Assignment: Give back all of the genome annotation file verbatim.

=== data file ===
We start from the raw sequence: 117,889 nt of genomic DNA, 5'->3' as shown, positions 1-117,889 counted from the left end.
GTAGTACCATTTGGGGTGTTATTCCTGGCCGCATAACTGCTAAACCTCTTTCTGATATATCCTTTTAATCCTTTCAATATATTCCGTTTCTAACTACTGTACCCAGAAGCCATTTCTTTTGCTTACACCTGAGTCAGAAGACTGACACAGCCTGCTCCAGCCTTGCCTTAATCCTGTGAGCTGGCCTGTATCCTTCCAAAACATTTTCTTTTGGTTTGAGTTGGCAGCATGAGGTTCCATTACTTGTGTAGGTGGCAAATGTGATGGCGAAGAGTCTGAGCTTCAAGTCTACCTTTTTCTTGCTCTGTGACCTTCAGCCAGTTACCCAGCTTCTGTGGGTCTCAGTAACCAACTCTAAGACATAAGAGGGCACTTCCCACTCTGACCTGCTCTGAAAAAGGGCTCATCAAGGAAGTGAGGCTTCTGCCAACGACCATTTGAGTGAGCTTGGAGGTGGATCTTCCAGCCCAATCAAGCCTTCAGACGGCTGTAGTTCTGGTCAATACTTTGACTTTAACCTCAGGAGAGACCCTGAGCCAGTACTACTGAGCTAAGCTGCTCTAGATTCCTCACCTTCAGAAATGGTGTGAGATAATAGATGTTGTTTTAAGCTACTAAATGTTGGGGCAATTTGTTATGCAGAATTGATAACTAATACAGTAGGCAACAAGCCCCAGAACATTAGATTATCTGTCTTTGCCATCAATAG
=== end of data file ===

We start from the raw sequence: 117,889 nt of genomic DNA, 5'->3' as shown, positions 1-117,889 counted from the left end.
GTAGTACCATTTGGGGTGTTATTCCTGGCCGCATAACTGCTAAACCTCTTTCTGATATATCCTTTTAATCCTTTCAATATATTCCGTTTCTAACTACTGTACCCAGAAGCCATTTCTTTTGCTTACACCTGAGTCAGAAGACTGACACAGCCTGCTCCAGCCTTGCCTTAATCCTGTGAGCTGGCCTGTATCCTTCCAAAACATTTTCTTTTGGTTTGAGTTGGCAGCATGAGGTTCCATTACTTGTGTAGGTGGCAAATGTGATGGCGAAGAGTCTGAGCTTCAAGTCTACCTTTTTCTTGCTCTGTGACCTTCAGCCAGTTACCCAGCTTCTGTGGGTCTCAGTAACCAACTCTAAGACATAAGAGGGCACTTCCCACTCTGACCTGCTCTGAAAAAGGGCTCATCAAGGAAGTGAGGCTTCTGCCAACGACCATTTGAGTGAGCTTGGAGGTGGATCTTCCAGCCCAATCAAGCCTTCAGACGGCTGTAGTTCTGGTCAATACTTTGACTTTAACCTCAGGAGAGACCCTGAGCCAGTACTACTGAGCTAAGCTGCTCTAGATTCCTCACCTTCAGAAATGGTGTGAGATAATAGATGTTGTTTTAAGCTACTAAATGTTGGGGCAATTTGTTATGCAGAATTGATAACTAATACAGTAGGCAACAAGCCCCAGAACATTAGATTATCTGTCTTTGCCATCAATAG